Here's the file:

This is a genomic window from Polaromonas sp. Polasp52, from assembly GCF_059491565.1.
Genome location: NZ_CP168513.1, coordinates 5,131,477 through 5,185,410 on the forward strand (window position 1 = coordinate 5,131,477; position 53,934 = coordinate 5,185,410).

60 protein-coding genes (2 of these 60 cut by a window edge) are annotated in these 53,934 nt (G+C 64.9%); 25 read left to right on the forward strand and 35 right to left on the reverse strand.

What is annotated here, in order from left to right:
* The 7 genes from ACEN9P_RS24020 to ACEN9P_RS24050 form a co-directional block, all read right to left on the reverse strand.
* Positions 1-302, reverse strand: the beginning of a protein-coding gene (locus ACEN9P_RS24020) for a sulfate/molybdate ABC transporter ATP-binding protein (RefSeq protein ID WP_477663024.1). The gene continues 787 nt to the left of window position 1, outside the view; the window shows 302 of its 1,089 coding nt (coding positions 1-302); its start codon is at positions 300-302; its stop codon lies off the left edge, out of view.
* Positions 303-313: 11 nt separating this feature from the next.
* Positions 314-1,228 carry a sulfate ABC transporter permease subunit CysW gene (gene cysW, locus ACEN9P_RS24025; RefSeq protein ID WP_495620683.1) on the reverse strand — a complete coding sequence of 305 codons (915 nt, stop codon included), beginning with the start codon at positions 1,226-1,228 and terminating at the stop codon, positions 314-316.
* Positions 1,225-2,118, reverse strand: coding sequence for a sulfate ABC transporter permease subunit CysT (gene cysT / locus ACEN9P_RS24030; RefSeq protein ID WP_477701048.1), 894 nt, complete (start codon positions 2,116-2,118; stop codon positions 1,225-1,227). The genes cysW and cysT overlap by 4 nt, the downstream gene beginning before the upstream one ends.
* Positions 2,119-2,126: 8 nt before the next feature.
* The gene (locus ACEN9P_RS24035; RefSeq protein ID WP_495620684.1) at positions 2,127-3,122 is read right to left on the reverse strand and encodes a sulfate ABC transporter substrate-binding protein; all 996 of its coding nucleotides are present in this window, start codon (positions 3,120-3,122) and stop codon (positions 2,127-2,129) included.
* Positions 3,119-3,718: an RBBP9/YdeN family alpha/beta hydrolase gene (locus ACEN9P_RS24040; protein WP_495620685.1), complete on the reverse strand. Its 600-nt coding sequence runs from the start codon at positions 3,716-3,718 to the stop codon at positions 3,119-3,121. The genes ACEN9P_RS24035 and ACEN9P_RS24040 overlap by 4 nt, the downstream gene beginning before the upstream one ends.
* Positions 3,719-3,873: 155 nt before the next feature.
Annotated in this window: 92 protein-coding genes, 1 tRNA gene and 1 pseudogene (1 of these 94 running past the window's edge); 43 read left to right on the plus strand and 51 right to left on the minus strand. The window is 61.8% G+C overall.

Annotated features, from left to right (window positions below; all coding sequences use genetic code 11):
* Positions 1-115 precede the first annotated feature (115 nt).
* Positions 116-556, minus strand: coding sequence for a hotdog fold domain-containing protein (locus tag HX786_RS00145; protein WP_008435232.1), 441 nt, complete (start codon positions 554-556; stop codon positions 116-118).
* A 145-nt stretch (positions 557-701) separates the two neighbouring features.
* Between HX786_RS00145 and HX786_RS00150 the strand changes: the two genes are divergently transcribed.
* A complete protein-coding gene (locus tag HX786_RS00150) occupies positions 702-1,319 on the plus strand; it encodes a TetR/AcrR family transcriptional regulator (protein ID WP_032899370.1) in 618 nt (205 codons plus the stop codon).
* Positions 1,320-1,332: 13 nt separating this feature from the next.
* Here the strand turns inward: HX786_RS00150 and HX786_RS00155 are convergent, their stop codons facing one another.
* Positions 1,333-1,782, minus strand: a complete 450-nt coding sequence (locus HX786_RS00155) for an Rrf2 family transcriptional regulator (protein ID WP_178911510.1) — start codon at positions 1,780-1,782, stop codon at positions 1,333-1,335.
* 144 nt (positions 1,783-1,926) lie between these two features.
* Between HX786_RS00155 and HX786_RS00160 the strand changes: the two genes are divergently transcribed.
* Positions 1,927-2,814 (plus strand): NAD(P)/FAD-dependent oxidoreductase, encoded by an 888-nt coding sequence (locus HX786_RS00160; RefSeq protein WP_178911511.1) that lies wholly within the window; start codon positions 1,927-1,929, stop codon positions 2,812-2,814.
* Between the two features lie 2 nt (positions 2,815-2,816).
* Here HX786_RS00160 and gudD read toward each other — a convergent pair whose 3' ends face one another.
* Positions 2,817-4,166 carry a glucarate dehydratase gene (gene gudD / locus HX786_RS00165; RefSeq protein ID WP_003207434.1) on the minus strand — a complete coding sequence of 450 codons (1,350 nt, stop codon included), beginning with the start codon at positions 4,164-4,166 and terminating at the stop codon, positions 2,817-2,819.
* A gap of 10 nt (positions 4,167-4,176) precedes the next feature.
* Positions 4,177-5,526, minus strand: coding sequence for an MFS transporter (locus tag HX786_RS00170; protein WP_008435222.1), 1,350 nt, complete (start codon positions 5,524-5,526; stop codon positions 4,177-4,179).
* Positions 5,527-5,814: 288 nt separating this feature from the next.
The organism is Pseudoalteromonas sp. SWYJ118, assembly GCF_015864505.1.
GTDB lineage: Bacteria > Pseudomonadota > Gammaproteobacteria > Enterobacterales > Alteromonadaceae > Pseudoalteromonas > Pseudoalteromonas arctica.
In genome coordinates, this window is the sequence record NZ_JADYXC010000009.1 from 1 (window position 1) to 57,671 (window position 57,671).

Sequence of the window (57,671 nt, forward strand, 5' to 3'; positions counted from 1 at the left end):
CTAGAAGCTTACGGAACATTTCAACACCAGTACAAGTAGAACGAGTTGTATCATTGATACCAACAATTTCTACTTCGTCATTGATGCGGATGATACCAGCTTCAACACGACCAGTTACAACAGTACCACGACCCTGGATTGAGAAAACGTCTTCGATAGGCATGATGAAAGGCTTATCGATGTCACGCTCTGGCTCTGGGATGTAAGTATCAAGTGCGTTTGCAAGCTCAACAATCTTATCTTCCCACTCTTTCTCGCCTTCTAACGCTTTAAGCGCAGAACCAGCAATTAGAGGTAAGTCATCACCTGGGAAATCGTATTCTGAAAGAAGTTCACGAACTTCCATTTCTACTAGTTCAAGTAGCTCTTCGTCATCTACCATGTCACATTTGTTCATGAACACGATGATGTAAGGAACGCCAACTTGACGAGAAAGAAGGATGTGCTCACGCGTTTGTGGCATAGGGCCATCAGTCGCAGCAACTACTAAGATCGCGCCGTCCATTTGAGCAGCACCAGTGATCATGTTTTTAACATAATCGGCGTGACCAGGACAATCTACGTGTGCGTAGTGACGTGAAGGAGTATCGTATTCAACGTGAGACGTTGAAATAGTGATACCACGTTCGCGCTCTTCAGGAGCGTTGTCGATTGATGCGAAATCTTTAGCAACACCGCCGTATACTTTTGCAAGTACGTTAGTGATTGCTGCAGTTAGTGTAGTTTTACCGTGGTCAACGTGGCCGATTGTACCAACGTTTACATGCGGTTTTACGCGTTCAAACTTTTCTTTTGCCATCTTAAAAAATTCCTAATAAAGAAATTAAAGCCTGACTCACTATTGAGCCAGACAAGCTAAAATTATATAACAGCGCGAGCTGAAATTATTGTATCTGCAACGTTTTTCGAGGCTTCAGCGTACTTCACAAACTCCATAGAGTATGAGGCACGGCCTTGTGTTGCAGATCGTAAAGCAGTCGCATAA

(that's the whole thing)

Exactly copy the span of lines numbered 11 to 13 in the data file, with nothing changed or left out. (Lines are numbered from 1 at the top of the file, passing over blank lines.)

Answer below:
* The gene (locus ACEN9P_RS24035; RefSeq protein ID WP_495620684.1) at positions 2,127-3,122 is read right to left on the reverse strand and encodes a sulfate ABC transporter substrate-binding protein; all 996 of its coding nucleotides are present in this window, start codon (positions 3,120-3,122) and stop codon (positions 2,127-2,129) included.
* Positions 3,119-3,718: an RBBP9/YdeN family alpha/beta hydrolase gene (locus ACEN9P_RS24040; protein WP_495620685.1), complete on the reverse strand. Its 600-nt coding sequence runs from the start codon at positions 3,716-3,718 to the stop codon at positions 3,119-3,121. The genes ACEN9P_RS24035 and ACEN9P_RS24040 overlap by 4 nt, the downstream gene beginning before the upstream one ends.
* Positions 3,719-3,873: 155 nt before the next feature.